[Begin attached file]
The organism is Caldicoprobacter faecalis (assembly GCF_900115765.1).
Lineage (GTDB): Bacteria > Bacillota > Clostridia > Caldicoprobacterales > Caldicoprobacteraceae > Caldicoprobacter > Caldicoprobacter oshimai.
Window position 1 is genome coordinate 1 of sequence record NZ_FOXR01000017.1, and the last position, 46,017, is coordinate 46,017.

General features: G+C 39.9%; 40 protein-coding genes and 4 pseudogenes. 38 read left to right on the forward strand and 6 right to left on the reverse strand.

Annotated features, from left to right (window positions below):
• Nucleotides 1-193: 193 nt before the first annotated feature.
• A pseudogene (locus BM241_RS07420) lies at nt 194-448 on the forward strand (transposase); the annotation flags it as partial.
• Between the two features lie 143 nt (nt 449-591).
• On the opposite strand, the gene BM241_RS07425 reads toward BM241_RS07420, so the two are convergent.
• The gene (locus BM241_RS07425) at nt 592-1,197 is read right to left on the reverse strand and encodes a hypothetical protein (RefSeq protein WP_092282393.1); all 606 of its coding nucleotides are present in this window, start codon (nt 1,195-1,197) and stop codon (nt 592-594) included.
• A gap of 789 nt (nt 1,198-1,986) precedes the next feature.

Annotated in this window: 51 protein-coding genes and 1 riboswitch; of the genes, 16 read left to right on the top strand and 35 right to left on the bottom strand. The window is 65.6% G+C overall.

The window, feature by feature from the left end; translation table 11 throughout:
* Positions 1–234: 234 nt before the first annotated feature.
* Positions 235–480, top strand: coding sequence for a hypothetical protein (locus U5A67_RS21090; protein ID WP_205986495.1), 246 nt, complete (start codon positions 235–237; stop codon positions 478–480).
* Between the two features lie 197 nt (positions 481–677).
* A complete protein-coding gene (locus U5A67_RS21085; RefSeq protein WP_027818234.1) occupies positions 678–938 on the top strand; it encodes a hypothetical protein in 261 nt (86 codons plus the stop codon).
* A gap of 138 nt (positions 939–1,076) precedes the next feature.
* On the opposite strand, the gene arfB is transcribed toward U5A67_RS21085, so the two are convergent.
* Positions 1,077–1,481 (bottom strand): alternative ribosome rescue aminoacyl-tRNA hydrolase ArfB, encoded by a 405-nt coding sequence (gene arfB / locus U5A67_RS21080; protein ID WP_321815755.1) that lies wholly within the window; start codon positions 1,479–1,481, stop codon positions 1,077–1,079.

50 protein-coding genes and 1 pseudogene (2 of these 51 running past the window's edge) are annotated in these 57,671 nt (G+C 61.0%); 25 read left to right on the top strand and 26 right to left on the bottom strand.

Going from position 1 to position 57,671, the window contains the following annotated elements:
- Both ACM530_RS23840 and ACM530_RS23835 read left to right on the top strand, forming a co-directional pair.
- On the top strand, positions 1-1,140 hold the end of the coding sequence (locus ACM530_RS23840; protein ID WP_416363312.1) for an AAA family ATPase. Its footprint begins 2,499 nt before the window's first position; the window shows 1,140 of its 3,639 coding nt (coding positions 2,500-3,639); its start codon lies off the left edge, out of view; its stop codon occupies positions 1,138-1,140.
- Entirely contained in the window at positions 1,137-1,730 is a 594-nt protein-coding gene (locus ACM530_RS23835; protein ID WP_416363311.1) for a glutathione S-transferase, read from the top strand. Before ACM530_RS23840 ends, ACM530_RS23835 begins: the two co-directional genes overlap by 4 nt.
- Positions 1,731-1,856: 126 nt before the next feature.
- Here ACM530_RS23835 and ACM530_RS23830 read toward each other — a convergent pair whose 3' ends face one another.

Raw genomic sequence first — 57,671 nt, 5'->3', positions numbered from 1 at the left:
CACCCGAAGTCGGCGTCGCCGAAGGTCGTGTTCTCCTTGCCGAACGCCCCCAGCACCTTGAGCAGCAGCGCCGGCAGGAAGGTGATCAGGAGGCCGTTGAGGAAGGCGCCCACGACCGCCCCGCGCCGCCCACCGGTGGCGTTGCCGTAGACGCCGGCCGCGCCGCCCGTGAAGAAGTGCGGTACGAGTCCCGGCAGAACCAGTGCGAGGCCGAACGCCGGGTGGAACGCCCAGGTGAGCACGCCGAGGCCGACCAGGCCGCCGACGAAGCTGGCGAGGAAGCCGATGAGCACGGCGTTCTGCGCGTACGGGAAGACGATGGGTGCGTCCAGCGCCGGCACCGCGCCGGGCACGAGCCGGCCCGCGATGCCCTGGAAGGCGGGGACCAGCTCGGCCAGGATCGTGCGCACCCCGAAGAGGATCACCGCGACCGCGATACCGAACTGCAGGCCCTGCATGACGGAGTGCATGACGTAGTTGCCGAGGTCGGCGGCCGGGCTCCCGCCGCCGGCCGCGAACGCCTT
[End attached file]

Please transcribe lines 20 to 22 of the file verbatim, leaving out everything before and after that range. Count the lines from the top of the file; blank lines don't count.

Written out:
* Positions 1,077–1,481 (bottom strand): alternative ribosome rescue aminoacyl-tRNA hydrolase ArfB, encoded by a 405-nt coding sequence (gene arfB / locus U5A67_RS21080; protein ID WP_321815755.1) that lies wholly within the window; start codon positions 1,479–1,481, stop codon positions 1,077–1,079.

50 protein-coding genes and 1 pseudogene (2 of these 51 running past the window's edge) are annotated in these 57,671 nt (G+C 61.0%); 25 read left to right on the top strand and 26 right to left on the bottom strand.

Going from position 1 to position 57,671, the window contains the following annotated elements: